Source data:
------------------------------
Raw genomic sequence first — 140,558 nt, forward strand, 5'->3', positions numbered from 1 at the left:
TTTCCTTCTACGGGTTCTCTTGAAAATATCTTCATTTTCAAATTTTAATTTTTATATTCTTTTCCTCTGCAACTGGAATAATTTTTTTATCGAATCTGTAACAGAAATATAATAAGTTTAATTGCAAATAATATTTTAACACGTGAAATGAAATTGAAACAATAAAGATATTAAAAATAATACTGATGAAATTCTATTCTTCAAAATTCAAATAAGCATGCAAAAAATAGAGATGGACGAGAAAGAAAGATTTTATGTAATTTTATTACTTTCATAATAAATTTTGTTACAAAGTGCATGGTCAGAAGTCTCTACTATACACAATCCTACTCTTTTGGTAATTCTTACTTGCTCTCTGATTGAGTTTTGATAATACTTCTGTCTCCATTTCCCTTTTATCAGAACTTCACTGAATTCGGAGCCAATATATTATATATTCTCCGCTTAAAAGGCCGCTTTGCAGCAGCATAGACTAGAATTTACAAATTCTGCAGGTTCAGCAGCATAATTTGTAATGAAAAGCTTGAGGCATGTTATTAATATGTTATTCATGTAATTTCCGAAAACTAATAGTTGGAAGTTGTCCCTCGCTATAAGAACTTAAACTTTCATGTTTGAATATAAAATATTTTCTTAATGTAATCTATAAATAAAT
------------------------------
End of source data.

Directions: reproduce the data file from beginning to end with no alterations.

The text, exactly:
Raw genomic sequence first — 140,558 nt, forward strand, 5'->3', positions numbered from 1 at the left:
TTTCCTTCTACGGGTTCTCTTGAAAATATCTTCATTTTCAAATTTTAATTTTTATATTCTTTTCCTCTGCAACTGGAATAATTTTTTTATCGAATCTGTAACAGAAATATAATAAGTTTAATTGCAAATAATATTTTAACACGTGAAATGAAATTGAAACAATAAAGATATTAAAAATAATACTGATGAAATTCTATTCTTCAAAATTCAAATAAGCATGCAAAAAATAGAGATGGACGAGAAAGAAAGATTTTATGTAATTTTATTACTTTCATAATAAATTTTGTTACAAAGTGCATGGTCAGAAGTCTCTACTATACACAATCCTACTCTTTTGGTAATTCTTACTTGCTCTCTGATTGAGTTTTGATAATACTTCTGTCTCCATTTCCCTTTTATCAGAACTTCACTGAATTCGGAGCCAATATATTATATATTCTCCGCTTAAAAGGCCGCTTTGCAGCAGCATAGACTAGAATTTACAAATTCTGCAGGTTCAGCAGCATAATTTGTAATGAAAAGCTTGAGGCATGTTATTAATATGTTATTCATGTAATTTCCGAAAACTAATAGTTGGAAGTTGTCCCTCGCTATAAGAACTTAAACTTTCATGTTTGAATATAAAATATTTTCTTAATGTAATCTATAAATAAAT